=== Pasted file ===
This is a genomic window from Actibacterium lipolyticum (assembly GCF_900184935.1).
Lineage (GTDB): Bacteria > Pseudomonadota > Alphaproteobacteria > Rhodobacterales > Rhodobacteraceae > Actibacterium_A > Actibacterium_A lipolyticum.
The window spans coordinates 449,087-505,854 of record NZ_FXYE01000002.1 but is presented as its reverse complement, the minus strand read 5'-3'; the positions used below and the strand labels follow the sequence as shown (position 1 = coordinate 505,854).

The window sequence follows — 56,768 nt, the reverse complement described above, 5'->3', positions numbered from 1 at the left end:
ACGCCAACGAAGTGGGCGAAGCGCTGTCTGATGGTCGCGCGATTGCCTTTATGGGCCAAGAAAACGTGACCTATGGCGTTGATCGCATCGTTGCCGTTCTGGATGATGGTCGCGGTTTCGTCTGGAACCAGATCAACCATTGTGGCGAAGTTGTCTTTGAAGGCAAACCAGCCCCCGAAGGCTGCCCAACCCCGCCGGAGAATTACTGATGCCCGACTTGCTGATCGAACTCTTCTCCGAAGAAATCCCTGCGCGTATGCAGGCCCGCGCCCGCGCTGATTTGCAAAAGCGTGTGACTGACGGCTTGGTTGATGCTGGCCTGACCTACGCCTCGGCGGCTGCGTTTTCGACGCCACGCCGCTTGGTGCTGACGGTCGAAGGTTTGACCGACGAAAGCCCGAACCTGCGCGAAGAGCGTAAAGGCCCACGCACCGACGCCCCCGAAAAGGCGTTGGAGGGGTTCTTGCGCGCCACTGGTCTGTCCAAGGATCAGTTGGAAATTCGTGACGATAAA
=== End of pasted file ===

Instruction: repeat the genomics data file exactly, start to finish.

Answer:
This is a genomic window from Actibacterium lipolyticum (assembly GCF_900184935.1).
Lineage (GTDB): Bacteria > Pseudomonadota > Alphaproteobacteria > Rhodobacterales > Rhodobacteraceae > Actibacterium_A > Actibacterium_A lipolyticum.
The window spans coordinates 449,087-505,854 of record NZ_FXYE01000002.1 but is presented as its reverse complement, the minus strand read 5'-3'; the positions used below and the strand labels follow the sequence as shown (position 1 = coordinate 505,854).

The window sequence follows — 56,768 nt, the reverse complement described above, 5'->3', positions numbered from 1 at the left end:
ACGCCAACGAAGTGGGCGAAGCGCTGTCTGATGGTCGCGCGATTGCCTTTATGGGCCAAGAAAACGTGACCTATGGCGTTGATCGCATCGTTGCCGTTCTGGATGATGGTCGCGGTTTCGTCTGGAACCAGATCAACCATTGTGGCGAAGTTGTCTTTGAAGGCAAACCAGCCCCCGAAGGCTGCCCAACCCCGCCGGAGAATTACTGATGCCCGACTTGCTGATCGAACTCTTCTCCGAAGAAATCCCTGCGCGTATGCAGGCCCGCGCCCGCGCTGATTTGCAAAAGCGTGTGACTGACGGCTTGGTTGATGCTGGCCTGACCTACGCCTCGGCGGCTGCGTTTTCGACGCCACGCCGCTTGGTGCTGACGGTCGAAGGTTTGACCGACGAAAGCCCGAACCTGCGCGAAGAGCGTAAAGGCCCACGCACCGACGCCCCCGAAAAGGCGTTGGAGGGGTTCTTGCGCGCCACTGGTCTGTCCAAGGATCAGTTGGAAATTCGTGACGATAAA